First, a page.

From Christ himself springs the other Primordial Sacrament: the partner with the Holy Spirit in the creation of Scripture and the ongoing manifestation of the Body of Christ: the Church. The Lord declared that whereever two or three are gathered, then the Body of Christ is manifest. As people of faith gather together in Digital Space, in discussion forums, in seeking prayer on Twitter and Facebook, in long pointless arguments on Reddit, or the Ship of Fools, how can we deny that their association, in the presence of the Christ who is in all, is not some part of the gathering of the Body of Christ?
It was the Church who pondered, identified and ordered the other sacraments of the Church: recalling those directly instituted by the Lord and recorded in Scripture (Baptism and the Eucharist, making four already) and those inferred by his actions, teaching and the revelatory work of the Holy Spirit: Confirmation, Marriage, Ordination, Reconciliation and Healing (making nine). Indeed, if the fingerprints of God may be spotted on all of creation, what can be said to be beyond sacramental grace? Scripture, for example, clearly contains an outward physicality in words (said, inscribed on clay tablets, copied on manuscripts or printed) and an inner reality of the Word. Is all life sacramental?
My work as a priest is to be a conduit of the sacraments: to enable these manifestations of God’s grace to be present. It is not be their guardian or custodian and to keep them from the people but to enable them. We must be clear that the Priest is only God’s avatar, and the work of the Holy Spirit is what brings about these sacraments. In each of these Holy Sacraments, the Holy Spirit is invoked and there is a point of Epiclesis – the meeting of heaven and earth in the power of the Spirit. It has been to the detriment of many in the Catholic Tradition that the work of the Spirit in this sacramental life has been diminished and the detriment of the Charismatic Tradition that the manifestation of the Spirit in the sacraments has been diminished.
Digitally Communicated Sacraments: Digital Mediation
Almost instinctively, the Church ™ has shrunk back from the idea of digitally mediated sacraments, but we should ask ourselves perhaps, what actually is digital mediation? If I require a hearing aid, which is a digital device, have I heard the words of the priest, or have I heard a digitally enhanced, mediated version of it? If I see it pictured on a screen, because the Mass is taking place at the other end of a massive basilica, a megachurch or a field at Greenbelt and is too tiny to see otherwise, have I been present, even though I was unable to see it with any clarity without the Jumbotron screen? If I am prayed for over a Skype session, perhaps for my healing, is that any less that being prayed for in a prayer meeting, or even being prayed for when I am not even present? Dare we place any limit on the power of God, or the efficacy of prayer in any circumstance? The moment we start to place limits is the moment that we try and limit the power of God, which as we all know, cannot be contained. (? Story of the Boy and the Sugarbowl)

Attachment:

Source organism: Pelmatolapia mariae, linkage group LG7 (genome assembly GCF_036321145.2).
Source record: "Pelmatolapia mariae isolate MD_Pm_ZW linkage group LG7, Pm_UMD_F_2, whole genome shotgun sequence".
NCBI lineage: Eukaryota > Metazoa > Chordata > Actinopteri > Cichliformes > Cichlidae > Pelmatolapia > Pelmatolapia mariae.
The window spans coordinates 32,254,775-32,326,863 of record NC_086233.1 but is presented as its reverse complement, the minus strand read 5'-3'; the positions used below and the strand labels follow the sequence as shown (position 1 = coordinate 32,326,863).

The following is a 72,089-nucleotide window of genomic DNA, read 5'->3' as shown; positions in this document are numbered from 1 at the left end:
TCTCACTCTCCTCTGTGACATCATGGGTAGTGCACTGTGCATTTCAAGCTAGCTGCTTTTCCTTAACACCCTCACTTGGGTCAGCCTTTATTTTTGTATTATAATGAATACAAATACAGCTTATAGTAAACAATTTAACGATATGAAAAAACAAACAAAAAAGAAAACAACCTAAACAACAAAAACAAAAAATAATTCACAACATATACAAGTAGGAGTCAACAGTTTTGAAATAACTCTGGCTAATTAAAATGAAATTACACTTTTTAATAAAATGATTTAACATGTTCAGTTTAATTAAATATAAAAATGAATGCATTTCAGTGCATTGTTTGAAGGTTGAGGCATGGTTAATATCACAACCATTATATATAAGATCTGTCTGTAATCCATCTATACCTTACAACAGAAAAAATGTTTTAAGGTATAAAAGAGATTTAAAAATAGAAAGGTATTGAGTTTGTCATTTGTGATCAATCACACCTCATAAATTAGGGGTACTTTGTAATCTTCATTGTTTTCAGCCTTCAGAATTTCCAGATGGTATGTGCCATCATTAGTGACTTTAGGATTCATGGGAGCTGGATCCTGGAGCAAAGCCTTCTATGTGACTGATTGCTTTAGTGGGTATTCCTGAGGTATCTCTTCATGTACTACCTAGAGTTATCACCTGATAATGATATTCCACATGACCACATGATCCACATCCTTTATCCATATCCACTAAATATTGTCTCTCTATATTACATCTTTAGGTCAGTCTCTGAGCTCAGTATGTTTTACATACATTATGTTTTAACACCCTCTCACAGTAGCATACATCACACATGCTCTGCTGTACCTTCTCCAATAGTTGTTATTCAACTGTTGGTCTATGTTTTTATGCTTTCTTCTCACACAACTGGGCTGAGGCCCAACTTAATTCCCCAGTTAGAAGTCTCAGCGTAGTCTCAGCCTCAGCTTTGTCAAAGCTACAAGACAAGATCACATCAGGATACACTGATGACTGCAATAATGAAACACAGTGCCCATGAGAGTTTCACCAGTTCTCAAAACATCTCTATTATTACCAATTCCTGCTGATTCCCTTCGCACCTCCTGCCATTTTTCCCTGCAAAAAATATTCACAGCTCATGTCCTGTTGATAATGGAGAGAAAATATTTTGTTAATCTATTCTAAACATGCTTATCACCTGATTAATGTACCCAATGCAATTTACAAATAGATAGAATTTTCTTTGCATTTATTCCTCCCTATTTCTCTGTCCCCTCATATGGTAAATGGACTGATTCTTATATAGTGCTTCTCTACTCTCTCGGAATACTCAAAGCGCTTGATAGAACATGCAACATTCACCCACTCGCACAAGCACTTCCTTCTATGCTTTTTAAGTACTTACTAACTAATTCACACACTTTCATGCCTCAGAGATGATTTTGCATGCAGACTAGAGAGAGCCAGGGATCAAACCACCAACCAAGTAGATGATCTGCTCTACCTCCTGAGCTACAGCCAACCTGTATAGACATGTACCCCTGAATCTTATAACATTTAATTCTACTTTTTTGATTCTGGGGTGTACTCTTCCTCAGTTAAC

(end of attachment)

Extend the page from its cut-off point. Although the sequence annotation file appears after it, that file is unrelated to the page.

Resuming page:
In many Churches, digital screens are commonplace, moving beyond projectors (not the best idea for a bright sunny Sunday morning) and with flat screen TVs available for £350, you can even put one in the pulpit of a traditional church without the need for a faculty
In my work as a Parish Priest, as one who gives Spiritual Direction and acts as a Confessor, most encounters still take place face-to-face; and yet there are some which do not. Many of the younger people who see me for Spiritual Direction live in disparate places across the country, and so find Skype and Facebook Messenger to be the ideal medium for such support. Often this Spiritual Direction turns into the Sacrament of Reconciliation, an it does not for a single moment feel any less authentic than a face to face sacrament. Reconciliation with God is sought, advice is given and Absolution assured. For both the penitent and myself we are both confident that God’s grace has been given and so the Sacrament is complete. Given the incomplete nature of the technology as it exists at present, this is one of the sacraments which feels possible now, alongside Christ and the Church and as technology continues to develop, the others will come online (literally and metaphorically) as well.
I have worked on other experiments in this area, particularly in the sacrament of reconciliation, with an Online Confessional based upon one described by Teresa Berger in her excellent book @Worship, and we should recognise that there is a huge need for an act of reconciliation in not only Christian terms, but in a wider sense. The Social Media network Whisper allows the anonymous posting of text and image and for the majority age group serves as both a humorous and poignant confessional. On paper, you should be aware of the PostSecret Project, which we turned into a digitally mediated reflection in itself for Holy Ground in Exeter Cathedral, as it is posted weekly in a blog (PostSecret Video)